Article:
Love this story on cooking for the family
- Chowpatty Jul 11, 2007 07:17 PM
The New York Times today has a story by an admirable woman who doesn't get home until 7:30 each night and whose family includes a picky eater (much like my own life) and yet puts a home-cooked meal on table at least five nights a week.
Very inspiring, and other than maybe bagged lettuce and shredded cheese, she doesn't resort to processed or premade foods. No mention of hubby's contribution, of course, but I guess he gets home even later.
Pffft. That story just made me feel just exhausted. And the author doesn't even mention the additional time needed for after meal cleanup and how that all works into an evening that doesn't even start till 7:30. Honestly, when I used to work those kinds of hours, the last thing I wanted to do on a weeknight was spend any time at all in the kitchen. Our nanny fed the kids much earlier, hubby and I tried to eat a "real " meal at lunch and just grazed in the evening, and we were able to spend our time hanging with the kids, helping with homework, whatever. To me, the "sit down together over a home-cooked meal" thing is highly oversold. The kids tend to eat and run with little appreciation of what's on the table, a lot of inter-child spatting occurs, mom gets stuck with the cleanup while everybody else is off doing their own thing, and it's rarely worth the trouble. And of course as soon as they're old enough to drive, they'll call you 3 minutes before you serve that lovingly prepared meal to tell you they ate at McDonalds. (Me, bitter?) Honestly, unless you're on a train to Martyrville, all this strikes me as overkill.
I grew up in a family where we ate a home-cooked meal as a family at least 5 nights a week. It was hard on mom as she had no help from any of us kids or my dad- and I am sure we showed little gratitude. However, a couple of years back I called her and thanked her for it. I can now appreciate what she was doing for us...providing nutrition, modeling cooking skills, and getting us to all to spend a littlle daily time toegther. It is a habit that I have recreated with my husband (although I admit to calling a veggie burger and an apple "dinner" every once in awhile).
What is processed? Is she milling wheat before hand making pasta? Is she butchering poultry or relying on cut up chickens?
Don't get me wrong. I like to work in the kitchen too, and don't use a lot of canned goods, but that means that I have to fill the fridge with quite a lot of fresh produce and other things that take time. I'm thinking she is not experiencing a life that applies to many people. The family probably lives where sports leagues are not some popular/something her kids are too young for/not interested in. What time her boys hit the sack if she is not home until 7:30? When do the wake up? What time does school start? What time does start work? She preps BEFORE work? How many hours do her "ready for cooking" items spend in the fridge.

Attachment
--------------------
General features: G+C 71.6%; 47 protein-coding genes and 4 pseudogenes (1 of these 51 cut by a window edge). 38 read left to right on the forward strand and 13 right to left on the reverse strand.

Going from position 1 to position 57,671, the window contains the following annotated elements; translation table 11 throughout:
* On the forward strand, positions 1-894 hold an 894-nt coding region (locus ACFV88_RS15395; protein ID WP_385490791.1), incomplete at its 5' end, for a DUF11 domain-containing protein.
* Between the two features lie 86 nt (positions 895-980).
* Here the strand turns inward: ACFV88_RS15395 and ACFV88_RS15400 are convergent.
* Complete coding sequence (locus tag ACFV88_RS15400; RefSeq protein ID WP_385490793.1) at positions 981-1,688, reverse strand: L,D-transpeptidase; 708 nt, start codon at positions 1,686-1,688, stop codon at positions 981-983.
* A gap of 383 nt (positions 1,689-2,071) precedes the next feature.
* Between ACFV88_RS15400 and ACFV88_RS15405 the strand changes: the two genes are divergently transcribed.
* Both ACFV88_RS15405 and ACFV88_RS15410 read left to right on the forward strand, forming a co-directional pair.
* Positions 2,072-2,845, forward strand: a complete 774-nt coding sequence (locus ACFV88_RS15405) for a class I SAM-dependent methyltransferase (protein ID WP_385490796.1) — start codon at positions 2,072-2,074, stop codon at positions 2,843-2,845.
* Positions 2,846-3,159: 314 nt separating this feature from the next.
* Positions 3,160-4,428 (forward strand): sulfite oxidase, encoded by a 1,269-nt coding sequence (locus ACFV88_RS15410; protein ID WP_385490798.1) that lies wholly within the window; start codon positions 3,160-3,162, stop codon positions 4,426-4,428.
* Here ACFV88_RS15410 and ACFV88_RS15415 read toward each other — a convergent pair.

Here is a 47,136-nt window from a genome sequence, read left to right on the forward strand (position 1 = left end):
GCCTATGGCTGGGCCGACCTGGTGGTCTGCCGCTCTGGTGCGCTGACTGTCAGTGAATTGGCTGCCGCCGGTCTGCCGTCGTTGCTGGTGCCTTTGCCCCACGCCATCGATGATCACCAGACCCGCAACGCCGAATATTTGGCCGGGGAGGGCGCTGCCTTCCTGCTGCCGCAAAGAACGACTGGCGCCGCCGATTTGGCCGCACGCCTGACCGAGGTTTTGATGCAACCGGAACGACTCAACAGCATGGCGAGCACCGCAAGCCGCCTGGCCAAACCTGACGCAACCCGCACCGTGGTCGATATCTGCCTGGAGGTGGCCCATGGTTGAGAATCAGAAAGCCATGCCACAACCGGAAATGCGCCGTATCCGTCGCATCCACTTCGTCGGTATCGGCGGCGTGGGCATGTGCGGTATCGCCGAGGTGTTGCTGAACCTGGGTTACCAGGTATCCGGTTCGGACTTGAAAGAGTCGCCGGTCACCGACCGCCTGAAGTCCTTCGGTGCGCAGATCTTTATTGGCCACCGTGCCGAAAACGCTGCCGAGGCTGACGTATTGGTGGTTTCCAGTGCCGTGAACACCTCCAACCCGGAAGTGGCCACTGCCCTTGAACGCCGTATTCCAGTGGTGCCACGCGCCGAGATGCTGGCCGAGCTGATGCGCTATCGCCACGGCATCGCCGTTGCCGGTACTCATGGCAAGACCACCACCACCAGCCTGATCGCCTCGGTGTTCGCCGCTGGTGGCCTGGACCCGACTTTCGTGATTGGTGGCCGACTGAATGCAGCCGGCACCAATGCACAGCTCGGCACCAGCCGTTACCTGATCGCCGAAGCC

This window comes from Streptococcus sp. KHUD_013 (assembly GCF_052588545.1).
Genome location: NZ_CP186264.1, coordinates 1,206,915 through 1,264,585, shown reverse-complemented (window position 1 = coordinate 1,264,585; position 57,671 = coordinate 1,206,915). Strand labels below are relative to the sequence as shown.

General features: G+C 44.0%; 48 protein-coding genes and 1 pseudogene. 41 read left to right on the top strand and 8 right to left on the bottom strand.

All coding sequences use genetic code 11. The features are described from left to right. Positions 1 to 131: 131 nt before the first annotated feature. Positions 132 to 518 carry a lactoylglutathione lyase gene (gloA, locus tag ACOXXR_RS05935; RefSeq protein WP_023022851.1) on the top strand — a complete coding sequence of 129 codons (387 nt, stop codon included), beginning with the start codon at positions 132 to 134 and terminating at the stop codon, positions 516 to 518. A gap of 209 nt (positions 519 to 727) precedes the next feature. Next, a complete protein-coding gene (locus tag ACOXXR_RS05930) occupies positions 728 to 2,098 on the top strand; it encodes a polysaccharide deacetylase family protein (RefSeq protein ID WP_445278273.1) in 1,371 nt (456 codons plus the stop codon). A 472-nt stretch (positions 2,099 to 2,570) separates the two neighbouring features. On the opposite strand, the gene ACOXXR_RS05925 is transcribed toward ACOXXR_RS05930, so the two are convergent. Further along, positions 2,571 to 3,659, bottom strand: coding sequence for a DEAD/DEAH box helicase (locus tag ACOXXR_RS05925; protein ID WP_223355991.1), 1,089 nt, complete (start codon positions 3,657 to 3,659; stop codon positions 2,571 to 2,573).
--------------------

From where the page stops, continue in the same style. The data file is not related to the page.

I suppose that in a THEORETICAL sense the things she lays out could happen, but what about when the boys are ill, there is an unexpected lunch or dinner meeting, the subway runs late, the power goes out, the weather is bad? Is her timing so down to the minute and her back -up planning so thorough that the planned "home cooking" goes on in all circumstances?
I wonder how many "Thursdays" (carry out nights) her months really have?!?
I think that the point of this article is being misconstrued. The specifics of how she does it really don't matter. What is important is that she makes an effort to put a meal on the table and share that with her family. I firmly believe that parents and children sharing a meal is an extremely important part of family life. It gives the children consistency, shows them that someone cares enough to cook them a meal, helps teach table manners and lets the family catch up. Is everyone at every meal perfectly behaved? Of course not nor is every meal a gourmet treat. I have 3 teenagers and not every one is home at every meal but we sit down with whomever is home. My teens know that a dinner will be served and have the courtesy to call and ask prior to eating out.
Making meals is not rocket science. I can cook and freeze meals for the better part of the month using one weekend day. The use of a crockpot is another easy way to go. Certainly there are nights when takeout is called for or we just make sandwiches etc.but the important thing is that the family shares the meal together.
I loved the article. Dinner time is crucial in my family, even with kids playing sports we eat together at least 5 times per week..no exceptions allowed. There are many days where many may question what we consider "dinner" food wise though. My kids friends always love coming over for dinner. Now that my daughter is older (16) many of the friends tell her how lucky she is that I cook. Just last night her boyfriend opted to eat a home cooked meal with us instead of taking her to dinner (on mom and dad's $$). Even though the kids hate to admit it, they do like being together as a family. I feel it gives them a stong sense of security.
Well, some of us don't have nannies -- when I did have a babysitter, for some reason she couldn't even seem to make rice. Now that my kids are older, they can make rice, start potatoes and make pasta. And I don't know why anyone would think that "pleasure" and "fun" are really a possibility on weeknights when feeding two kids and working full time. Yes, it's exhausting, but what's the alternative? They've got to eat somehow, whether it's fun or not.
I have that schedule..& I taught my kids that cooking is fun. If I'm running late I'll have my older daughter dictate the contents of the pantry & fridge & have her "prep" whatever menu I can think of with what I have. By the time I get home..rice is cooked..veggies are peeled & chopped & all I have to do is saute the veggies, add some spices & soy sauce & I have a stir fry in less than 30 min.